Minn. youth hockey votes to keep stiff penalties for illegal hits in place

Just days after the Minnesota Hockey appeared to be on the verge of overturning stiff penalties for illegal checks from behind and boarding, the sport's governing board decided on Sunday to keep the rules in place.

Jack Jablonski's jersey in the halls of Benilde-St. Margaret High School. — Jabby13.com
Jack Jablonski's jersey in the halls of Benilde-St. Margaret High School. — Jabby13.com

According to the Minneapolis Star Tribune, Minnesota Hockey's board voted 18-6 in favor of keeping the penalty for boarding at five minutes against the team. The decision came just days after the Star Tribune reported the board was going to reverse course and go back to the old penalty structure that called for two-minute penalties for boarding.

"We need to bring the rules back within the rule book," said Eric Olson, a safety committee member, told the Star Tribune "We're not going to tolerate intimidation hits."

Olson was actually one of the most outspoken members of the board last week -- he was quoted as saying, "We weren't in agreement with the changes from the beginning. We felt there was a better way to handle it but we were outvoted." -- so for him to change his tune that quickly tells you everything you need to know about the pressure the members were facing to keep the rules in place.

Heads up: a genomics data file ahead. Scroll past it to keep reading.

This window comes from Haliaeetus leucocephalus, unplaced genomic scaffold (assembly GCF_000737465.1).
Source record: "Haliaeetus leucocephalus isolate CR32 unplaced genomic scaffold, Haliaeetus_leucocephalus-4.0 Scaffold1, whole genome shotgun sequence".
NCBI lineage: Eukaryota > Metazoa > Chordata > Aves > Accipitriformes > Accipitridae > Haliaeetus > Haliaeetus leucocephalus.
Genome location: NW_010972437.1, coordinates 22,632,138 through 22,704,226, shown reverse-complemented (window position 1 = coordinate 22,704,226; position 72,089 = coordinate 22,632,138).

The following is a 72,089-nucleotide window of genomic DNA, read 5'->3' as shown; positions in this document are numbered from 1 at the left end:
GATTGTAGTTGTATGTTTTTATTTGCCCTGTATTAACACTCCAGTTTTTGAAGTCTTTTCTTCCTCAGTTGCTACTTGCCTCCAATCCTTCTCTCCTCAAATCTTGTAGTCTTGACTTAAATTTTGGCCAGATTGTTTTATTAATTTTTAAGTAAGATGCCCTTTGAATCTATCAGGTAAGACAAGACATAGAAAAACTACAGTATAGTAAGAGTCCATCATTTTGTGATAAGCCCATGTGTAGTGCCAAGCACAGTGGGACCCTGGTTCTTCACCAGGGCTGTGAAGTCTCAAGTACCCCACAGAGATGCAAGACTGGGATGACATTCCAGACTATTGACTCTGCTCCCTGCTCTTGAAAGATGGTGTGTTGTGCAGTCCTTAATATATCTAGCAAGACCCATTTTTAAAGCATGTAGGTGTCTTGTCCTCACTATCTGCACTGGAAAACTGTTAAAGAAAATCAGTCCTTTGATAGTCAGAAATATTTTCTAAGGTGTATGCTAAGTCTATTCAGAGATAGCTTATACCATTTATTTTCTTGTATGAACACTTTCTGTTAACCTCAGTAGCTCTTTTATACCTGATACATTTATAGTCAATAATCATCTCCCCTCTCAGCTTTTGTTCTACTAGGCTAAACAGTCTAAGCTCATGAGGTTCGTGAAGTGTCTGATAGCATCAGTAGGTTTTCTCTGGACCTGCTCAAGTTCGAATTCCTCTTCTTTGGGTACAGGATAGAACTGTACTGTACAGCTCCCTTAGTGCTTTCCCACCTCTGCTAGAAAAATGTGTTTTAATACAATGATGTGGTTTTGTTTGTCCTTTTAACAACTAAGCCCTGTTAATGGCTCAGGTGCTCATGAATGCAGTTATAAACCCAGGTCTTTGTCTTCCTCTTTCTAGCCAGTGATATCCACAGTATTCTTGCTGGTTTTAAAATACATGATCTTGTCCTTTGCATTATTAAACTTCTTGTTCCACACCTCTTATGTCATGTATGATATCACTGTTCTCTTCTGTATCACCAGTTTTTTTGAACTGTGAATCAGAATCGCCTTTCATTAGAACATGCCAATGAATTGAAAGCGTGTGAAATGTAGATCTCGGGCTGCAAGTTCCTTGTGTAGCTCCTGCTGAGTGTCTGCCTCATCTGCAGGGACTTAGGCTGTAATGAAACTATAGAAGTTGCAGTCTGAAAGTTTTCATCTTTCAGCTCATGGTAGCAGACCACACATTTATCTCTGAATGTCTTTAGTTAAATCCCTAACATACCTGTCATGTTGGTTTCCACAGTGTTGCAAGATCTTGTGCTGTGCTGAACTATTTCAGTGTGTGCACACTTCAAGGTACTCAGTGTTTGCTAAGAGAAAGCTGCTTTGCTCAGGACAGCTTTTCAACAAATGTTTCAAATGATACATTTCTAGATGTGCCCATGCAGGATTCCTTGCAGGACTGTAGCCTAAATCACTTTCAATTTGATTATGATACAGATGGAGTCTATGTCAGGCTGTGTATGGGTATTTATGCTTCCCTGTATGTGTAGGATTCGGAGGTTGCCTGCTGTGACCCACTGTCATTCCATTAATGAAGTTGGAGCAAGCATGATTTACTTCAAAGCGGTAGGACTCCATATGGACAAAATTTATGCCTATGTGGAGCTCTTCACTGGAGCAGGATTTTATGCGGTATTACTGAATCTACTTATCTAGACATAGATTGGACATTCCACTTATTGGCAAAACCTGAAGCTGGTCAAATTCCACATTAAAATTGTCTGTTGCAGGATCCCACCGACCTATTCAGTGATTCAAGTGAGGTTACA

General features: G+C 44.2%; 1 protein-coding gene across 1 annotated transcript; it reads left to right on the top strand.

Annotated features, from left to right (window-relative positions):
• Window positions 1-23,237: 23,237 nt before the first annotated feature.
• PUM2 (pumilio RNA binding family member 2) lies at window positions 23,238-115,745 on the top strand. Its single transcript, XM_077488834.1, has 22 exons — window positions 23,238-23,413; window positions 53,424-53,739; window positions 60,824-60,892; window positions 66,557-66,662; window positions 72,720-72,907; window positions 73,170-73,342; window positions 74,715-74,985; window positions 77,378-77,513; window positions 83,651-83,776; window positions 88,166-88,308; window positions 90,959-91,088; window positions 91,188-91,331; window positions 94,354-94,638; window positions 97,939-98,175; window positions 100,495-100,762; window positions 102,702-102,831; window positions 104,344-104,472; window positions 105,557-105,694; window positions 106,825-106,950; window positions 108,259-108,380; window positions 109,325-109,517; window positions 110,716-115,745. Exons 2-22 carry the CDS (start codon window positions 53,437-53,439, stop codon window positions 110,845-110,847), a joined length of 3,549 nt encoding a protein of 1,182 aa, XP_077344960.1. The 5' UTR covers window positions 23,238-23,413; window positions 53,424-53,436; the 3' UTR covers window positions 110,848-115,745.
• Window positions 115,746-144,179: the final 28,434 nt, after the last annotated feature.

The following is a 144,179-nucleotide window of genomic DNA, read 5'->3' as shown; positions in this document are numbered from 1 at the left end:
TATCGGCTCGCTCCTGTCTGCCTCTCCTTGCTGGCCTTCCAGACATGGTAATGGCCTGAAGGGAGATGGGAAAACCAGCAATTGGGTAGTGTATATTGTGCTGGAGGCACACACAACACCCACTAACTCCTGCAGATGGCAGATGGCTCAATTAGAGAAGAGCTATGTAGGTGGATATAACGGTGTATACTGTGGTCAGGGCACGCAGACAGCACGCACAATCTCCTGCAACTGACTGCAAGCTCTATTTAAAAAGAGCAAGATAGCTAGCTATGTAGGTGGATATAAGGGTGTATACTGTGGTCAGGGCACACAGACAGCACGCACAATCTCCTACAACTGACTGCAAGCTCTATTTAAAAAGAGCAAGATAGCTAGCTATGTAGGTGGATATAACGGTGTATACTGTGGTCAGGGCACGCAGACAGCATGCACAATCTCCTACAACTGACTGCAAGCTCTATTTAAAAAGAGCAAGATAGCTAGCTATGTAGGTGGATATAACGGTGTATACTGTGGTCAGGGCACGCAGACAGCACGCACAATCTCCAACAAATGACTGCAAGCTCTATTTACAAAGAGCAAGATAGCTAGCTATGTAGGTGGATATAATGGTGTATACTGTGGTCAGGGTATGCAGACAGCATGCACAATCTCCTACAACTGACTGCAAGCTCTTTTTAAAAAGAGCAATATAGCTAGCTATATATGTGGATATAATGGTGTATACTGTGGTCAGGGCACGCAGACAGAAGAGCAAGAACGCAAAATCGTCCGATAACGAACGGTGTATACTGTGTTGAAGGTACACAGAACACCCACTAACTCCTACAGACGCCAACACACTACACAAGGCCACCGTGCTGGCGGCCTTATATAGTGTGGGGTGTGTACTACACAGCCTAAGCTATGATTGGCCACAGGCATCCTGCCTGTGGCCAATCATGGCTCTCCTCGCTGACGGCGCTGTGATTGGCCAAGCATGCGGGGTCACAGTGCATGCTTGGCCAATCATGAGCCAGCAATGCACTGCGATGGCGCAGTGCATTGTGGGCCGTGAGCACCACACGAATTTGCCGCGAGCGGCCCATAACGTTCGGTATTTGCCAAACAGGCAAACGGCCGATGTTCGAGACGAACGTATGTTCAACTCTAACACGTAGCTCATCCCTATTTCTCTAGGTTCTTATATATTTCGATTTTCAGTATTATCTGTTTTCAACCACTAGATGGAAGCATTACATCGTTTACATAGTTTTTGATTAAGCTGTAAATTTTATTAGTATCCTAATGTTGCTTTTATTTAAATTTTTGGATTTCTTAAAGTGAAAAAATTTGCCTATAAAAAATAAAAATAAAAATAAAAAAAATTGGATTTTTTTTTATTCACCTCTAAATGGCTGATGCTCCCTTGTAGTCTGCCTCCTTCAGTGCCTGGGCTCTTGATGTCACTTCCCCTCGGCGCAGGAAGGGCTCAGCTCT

The tougher penalty structure was put in place earlier in the year, after Benilde-St. Margaret's (Minn.) High's Jack Jablonski was paralyzed following a check from behind into the boards.

Jablonski's father, Mike, said he was surprised to see Minnesota Hockey retain the rule.

"This will reward the teams that emphasize speed and skill and finesse," Jablonski told the Star Tribune. "This is great. You just want the kids to be safe and have a good time out there."

The good news for Minnesota youth hockey players is that the ruling means both Minnesota Hockey and the Minnesota State High School League will still have the same penalty structure in place. There's no question that kind of continuity throughout the state will be a good thing going forward.

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